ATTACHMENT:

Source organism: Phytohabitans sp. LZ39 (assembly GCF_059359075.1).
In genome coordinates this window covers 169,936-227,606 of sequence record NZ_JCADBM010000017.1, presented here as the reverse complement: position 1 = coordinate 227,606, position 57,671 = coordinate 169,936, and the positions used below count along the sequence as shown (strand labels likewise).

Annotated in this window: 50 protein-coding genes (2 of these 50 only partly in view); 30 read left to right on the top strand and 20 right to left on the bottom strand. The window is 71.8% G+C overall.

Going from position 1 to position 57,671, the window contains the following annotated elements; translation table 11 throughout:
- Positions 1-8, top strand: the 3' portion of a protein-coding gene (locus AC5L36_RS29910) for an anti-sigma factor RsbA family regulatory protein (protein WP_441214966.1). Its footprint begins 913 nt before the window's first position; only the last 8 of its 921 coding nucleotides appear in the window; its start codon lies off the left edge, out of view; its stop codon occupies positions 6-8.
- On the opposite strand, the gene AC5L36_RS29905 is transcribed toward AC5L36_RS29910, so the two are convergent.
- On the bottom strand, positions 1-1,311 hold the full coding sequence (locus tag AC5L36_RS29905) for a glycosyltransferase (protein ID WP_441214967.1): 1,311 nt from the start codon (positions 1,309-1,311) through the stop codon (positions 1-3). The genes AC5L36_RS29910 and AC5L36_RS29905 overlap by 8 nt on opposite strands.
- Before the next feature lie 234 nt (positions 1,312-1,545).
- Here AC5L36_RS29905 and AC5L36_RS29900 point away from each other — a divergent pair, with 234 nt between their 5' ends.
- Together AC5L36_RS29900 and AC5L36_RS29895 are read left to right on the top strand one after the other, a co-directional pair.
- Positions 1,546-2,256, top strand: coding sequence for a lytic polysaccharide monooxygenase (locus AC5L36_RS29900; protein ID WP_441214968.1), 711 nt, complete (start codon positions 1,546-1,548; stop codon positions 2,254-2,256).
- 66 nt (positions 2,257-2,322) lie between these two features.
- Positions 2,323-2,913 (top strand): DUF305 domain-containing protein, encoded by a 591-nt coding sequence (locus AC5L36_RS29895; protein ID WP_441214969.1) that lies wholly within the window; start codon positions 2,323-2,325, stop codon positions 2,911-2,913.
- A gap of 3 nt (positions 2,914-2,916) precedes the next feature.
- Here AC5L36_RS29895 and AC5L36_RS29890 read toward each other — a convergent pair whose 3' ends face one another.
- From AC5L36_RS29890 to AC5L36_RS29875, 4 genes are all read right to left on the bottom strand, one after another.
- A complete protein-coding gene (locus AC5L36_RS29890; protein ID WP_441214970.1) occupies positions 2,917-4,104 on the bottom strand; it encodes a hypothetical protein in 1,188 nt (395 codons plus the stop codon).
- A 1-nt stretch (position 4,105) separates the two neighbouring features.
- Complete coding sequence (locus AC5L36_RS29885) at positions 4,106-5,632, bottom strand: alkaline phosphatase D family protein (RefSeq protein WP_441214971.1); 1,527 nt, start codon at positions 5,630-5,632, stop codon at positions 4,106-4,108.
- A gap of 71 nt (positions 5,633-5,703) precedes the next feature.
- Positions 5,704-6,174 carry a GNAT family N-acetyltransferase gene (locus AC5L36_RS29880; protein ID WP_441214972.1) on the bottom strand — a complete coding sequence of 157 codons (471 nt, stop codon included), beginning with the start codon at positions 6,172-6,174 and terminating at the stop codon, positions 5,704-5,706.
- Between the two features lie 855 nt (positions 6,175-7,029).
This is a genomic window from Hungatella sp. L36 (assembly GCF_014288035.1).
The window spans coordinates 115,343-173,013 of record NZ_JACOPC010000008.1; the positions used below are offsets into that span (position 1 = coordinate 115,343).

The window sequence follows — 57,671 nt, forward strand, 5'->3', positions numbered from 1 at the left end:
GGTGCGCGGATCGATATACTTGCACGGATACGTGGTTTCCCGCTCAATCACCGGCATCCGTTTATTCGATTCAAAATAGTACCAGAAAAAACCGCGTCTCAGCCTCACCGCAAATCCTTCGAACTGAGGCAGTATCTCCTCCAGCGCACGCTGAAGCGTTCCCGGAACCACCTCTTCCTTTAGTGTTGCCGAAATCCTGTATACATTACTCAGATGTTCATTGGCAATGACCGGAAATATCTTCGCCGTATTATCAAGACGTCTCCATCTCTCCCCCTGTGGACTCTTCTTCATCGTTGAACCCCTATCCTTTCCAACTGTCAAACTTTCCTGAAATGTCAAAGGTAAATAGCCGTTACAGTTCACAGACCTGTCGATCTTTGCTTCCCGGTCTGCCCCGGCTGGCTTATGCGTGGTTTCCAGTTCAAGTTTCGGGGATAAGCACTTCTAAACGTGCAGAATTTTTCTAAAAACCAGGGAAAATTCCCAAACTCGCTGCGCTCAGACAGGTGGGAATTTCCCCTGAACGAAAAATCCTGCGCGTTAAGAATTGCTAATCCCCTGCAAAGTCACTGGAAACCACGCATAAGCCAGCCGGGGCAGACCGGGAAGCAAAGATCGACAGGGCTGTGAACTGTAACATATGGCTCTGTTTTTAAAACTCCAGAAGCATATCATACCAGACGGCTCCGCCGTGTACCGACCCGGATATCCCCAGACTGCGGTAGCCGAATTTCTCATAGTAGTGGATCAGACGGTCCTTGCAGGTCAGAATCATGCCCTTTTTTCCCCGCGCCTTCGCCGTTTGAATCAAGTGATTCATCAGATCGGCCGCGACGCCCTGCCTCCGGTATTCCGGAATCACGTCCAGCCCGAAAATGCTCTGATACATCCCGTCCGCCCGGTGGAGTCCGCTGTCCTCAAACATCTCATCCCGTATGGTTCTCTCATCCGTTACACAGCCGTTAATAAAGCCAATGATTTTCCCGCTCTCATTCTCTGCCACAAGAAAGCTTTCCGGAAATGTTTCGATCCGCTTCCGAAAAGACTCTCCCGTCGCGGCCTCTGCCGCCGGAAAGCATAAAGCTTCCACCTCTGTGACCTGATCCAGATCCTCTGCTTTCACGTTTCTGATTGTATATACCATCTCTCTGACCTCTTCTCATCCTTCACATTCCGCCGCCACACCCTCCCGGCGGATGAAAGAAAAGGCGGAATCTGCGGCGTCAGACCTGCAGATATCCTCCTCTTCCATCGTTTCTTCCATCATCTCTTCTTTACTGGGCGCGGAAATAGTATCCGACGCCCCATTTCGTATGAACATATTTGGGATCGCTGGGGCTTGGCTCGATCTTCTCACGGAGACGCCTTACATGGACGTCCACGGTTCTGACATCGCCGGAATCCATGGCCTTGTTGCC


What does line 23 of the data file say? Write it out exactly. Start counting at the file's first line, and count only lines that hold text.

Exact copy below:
This is a genomic window from Hungatella sp. L36 (assembly GCF_014288035.1).